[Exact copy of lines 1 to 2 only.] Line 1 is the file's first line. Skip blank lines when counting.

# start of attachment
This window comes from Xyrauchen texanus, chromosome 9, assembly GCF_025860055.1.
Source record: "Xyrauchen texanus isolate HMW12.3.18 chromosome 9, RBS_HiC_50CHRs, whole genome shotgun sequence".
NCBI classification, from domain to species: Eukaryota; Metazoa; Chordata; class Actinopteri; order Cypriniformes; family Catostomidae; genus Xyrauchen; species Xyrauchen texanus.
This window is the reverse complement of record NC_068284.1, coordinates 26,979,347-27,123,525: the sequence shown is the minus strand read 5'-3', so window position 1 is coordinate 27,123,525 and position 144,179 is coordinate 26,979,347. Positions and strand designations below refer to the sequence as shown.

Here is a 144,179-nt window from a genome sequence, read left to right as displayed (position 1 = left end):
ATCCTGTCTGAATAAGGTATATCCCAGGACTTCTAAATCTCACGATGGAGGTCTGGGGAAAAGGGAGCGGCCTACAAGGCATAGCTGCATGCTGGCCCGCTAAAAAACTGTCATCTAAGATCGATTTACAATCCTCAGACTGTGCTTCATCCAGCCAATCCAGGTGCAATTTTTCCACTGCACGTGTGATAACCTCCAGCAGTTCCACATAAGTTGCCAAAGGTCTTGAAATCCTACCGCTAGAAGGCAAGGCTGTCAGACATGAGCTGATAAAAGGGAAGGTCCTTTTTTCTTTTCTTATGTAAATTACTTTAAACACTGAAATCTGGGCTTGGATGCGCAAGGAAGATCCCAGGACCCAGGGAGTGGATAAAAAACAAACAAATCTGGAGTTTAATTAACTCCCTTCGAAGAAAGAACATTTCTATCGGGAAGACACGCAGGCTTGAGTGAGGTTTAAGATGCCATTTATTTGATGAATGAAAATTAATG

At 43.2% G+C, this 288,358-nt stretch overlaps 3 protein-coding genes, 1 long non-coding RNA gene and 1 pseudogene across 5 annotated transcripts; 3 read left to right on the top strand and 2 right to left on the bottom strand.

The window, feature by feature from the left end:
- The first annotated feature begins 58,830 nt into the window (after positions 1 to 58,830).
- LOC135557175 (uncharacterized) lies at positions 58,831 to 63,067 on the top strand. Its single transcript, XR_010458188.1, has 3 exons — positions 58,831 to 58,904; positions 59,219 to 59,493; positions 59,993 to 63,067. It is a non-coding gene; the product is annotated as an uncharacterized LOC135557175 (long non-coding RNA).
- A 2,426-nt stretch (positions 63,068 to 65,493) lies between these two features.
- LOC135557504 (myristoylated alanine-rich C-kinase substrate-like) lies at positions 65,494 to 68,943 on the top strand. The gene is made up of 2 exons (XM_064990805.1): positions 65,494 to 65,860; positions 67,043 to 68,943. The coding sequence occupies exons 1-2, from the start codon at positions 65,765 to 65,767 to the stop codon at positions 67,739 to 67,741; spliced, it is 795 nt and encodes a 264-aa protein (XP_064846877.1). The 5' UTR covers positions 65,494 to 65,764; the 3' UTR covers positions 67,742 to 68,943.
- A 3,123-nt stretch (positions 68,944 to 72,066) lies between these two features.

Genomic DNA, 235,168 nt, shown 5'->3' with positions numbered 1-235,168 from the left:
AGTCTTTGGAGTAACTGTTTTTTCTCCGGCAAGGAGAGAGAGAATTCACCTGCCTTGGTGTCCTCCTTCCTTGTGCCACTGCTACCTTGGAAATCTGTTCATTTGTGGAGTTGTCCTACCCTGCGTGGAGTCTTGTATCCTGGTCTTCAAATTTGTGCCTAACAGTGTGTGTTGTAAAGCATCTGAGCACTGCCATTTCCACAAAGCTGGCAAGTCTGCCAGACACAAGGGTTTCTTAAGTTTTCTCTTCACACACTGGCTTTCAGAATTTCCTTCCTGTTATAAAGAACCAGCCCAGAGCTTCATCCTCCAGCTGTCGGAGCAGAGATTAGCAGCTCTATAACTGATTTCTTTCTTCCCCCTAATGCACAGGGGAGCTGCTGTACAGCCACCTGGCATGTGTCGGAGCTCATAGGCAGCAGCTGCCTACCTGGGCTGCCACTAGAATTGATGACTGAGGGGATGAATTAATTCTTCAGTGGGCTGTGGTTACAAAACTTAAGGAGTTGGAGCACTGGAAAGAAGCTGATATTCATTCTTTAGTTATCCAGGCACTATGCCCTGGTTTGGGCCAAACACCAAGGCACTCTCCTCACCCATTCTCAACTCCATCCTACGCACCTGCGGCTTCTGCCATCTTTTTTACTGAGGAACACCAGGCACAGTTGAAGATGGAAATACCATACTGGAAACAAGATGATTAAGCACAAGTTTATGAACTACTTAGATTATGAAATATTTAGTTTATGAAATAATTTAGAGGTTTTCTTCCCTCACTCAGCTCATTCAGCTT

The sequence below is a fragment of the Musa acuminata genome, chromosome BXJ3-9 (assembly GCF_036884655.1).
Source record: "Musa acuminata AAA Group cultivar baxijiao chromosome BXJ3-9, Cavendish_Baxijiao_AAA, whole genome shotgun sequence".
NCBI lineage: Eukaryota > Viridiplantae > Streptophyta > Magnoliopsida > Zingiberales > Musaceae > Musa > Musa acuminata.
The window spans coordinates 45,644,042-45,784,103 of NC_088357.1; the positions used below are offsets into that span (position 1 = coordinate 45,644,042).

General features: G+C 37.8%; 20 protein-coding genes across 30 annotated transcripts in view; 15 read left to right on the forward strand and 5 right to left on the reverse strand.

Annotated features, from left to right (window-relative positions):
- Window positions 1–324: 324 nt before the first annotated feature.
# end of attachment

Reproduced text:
This window comes from Xyrauchen texanus, chromosome 9, assembly GCF_025860055.1.
Source record: "Xyrauchen texanus isolate HMW12.3.18 chromosome 9, RBS_HiC_50CHRs, whole genome shotgun sequence".